Who would replace Chris Christie as the GOP establishment 2016 front-runner?
Jeb Bush: Christie's heir? Photo: (Mark Wilson/Getty Images)
If the political scandal enveloping New Jersey Gov. Chris Christie (R) ends up derailing his 2016 White House dreams, there are several Republicans who could take over his spot as the preferred candidate of the GOP establishment.
Former Florida Gov. Jeb Bush (R) is probably best positioned to inherit the support of the GOP establishment, which encouraged Christie to run for president in 2012 and has been taken somewhat aback by the latest scandal.
Bush has the advantage of being a two-term governor of a swing state, and he holds the potential to attract the support of Latinos by having a Mexican-born wife and children of mixed descent.
However, Bush’s baggage includes a family legacy that Republicans may want to move away from, and support of immigration proposals that many conservatives in his party flatly reject.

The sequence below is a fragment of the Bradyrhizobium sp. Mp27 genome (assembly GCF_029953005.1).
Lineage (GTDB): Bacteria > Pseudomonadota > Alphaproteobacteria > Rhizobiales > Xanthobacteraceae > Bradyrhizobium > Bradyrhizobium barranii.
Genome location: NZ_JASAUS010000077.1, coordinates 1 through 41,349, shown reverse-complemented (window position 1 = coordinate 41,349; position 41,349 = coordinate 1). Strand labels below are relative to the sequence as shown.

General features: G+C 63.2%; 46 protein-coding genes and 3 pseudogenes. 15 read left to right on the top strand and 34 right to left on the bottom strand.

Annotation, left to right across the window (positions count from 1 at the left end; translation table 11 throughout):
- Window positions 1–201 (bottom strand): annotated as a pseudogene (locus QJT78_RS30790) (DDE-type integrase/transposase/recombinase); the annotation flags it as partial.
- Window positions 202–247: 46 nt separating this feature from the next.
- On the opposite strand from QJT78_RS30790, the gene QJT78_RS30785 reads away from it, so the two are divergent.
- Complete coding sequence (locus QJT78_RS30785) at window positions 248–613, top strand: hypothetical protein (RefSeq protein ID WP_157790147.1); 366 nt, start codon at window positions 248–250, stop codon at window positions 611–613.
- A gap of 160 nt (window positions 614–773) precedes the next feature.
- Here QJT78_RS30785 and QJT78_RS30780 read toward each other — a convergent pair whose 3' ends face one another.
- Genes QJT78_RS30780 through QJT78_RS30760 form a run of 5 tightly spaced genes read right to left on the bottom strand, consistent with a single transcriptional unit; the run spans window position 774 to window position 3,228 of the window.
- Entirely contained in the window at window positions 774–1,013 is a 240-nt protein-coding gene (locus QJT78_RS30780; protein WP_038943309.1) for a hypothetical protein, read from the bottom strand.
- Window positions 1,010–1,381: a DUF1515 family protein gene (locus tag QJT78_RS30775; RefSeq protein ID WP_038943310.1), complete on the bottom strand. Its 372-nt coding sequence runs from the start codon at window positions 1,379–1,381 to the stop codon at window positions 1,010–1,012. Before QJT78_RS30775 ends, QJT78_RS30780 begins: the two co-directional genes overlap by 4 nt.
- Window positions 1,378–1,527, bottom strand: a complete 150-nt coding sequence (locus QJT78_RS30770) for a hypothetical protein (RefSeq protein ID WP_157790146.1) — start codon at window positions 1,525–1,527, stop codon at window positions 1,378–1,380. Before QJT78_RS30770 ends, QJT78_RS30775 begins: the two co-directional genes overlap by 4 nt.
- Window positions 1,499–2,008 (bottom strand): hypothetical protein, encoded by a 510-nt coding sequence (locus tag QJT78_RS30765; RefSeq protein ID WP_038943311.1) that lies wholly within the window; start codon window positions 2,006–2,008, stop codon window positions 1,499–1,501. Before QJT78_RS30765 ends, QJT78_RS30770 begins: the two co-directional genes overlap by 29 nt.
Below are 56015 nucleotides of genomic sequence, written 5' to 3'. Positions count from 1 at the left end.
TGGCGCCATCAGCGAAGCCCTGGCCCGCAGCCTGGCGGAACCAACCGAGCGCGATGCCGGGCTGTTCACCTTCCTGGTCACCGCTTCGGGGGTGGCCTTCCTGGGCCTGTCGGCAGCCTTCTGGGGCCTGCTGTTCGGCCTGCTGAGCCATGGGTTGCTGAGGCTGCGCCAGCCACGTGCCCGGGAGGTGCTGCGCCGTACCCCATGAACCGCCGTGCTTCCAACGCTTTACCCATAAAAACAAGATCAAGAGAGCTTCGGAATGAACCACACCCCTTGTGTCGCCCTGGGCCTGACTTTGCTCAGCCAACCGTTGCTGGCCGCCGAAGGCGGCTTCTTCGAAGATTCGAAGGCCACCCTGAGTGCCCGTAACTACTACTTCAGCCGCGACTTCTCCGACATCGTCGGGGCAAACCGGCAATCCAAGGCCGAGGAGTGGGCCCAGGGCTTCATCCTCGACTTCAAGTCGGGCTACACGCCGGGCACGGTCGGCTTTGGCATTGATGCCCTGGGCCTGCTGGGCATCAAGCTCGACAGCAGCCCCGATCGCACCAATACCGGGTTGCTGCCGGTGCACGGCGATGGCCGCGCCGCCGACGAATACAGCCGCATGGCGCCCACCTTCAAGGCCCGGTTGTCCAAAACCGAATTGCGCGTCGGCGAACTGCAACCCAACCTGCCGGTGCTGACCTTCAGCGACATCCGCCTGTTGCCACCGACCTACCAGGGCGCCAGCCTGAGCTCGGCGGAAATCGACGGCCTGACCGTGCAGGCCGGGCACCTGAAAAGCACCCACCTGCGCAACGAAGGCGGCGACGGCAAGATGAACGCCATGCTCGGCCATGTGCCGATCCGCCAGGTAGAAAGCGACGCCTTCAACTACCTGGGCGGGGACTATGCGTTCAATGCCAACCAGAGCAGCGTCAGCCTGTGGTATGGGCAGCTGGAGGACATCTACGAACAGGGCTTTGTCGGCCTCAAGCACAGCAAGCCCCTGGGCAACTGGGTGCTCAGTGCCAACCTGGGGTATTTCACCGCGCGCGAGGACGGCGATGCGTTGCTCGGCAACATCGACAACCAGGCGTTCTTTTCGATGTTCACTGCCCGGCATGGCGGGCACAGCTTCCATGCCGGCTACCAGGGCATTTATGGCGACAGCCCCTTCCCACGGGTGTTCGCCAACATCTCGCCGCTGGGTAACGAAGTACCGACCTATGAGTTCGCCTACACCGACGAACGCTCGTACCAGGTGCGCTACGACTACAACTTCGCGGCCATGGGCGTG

Wisconsin Gov. Scott Walker (R) is a conservative governor who won election in a blue state and even beat back a recall effort a year later.
Walker would attract strong conservative support with his combative record of taking on public sector labor unions.
However, unlike Christie, Walker faces re-election later this year and could have a tough race ahead of him. If he loses, it’s unlikely he could make a White House bid.
Texas Gov. Rick Perry (R) might be a long shot candidate to take over Christie's support. Once seen as the most acceptable candidate to both establishment and Tea Party conservatives, he has a lot of work to do to repair the damage caused by his bungled presidential bid in 2012.
Most of the other frequently named GOP presidential contenders — Sens. Rand Paul (R-Ky.), Ted Cruz (R-Texas), and Marco Rubio (R-Fla.) — are running away from the GOP establishment and are not the natural heirs to Christie's support.
It's very early yet and Christie may end up surviving the current crisis. But there's no doubt the scandal has the potential to dramatically shake up the Republican presidential race.
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